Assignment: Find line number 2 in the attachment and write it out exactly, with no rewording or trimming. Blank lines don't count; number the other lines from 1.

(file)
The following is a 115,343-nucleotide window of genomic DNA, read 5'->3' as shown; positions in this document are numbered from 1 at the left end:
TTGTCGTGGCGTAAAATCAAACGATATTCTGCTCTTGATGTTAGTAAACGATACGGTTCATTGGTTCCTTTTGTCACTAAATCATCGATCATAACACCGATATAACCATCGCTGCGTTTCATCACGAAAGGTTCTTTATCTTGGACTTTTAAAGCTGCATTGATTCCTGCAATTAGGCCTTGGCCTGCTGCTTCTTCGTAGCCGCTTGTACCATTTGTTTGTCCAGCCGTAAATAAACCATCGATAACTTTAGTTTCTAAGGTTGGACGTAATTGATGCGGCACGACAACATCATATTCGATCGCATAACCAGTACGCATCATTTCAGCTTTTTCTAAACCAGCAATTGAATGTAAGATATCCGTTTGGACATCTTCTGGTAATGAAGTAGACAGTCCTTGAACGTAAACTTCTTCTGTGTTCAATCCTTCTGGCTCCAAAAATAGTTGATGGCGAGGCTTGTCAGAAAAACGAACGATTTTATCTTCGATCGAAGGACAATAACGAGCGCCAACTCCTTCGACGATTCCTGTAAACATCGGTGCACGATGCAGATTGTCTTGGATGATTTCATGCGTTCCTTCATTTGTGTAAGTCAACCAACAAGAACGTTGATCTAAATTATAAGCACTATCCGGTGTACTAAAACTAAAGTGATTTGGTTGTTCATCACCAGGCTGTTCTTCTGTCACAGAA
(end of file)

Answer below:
TTGTCGTGGCGTAAAATCAAACGATATTCTGCTCTTGATGTTAGTAAACGATACGGTTCATTGGTTCCTTTTGTCACTAAATCATCGATCATAACACCGATATAACCATCGCTGCGTTTCATCACGAAAGGTTCTTTATCTTGGACTTTTAAAGCTGCATTGATTCCTGCAATTAGGCCTTGGCCTGCTGCTTCTTCGTAGCCGCTTGTACCATTTGTTTGTCCAGCCGTAAATAAACCATCGATAACTTTAGTTTCTAAGGTTGGACGTAATTGATGCGGCACGACAACATCATATTCGATCGCATAACCAGTACGCATCATTTCAGCTTTTTCTAAACCAGCAATTGAATGTAAGATATCCGTTTGGACATCTTCTGGTAATGAAGTAGACAGTCCTTGAACGTAAACTTCTTCTGTGTTCAATCCTTCTGGCTCCAAAAATAGTTGATGGCGAGGCTTGTCAGAAAAACGAACGATTTTATCTTCGATCGAAGGACAATAACGAGCGCCAACTCCTTCGACGATTCCTGTAAACATCGGTGCACGATGCAGATTGTCTTGGATGATTTCATGCGTTCCTTCATTTGTGTAAGTCAACCAACAAGAACGTTGATCTAAATTATAAGCACTATCCGGTGTACTAAAACTAAAGTGATTTGGTTGTTCATCACCAGGCTGTTCTTCTGTCACAGAA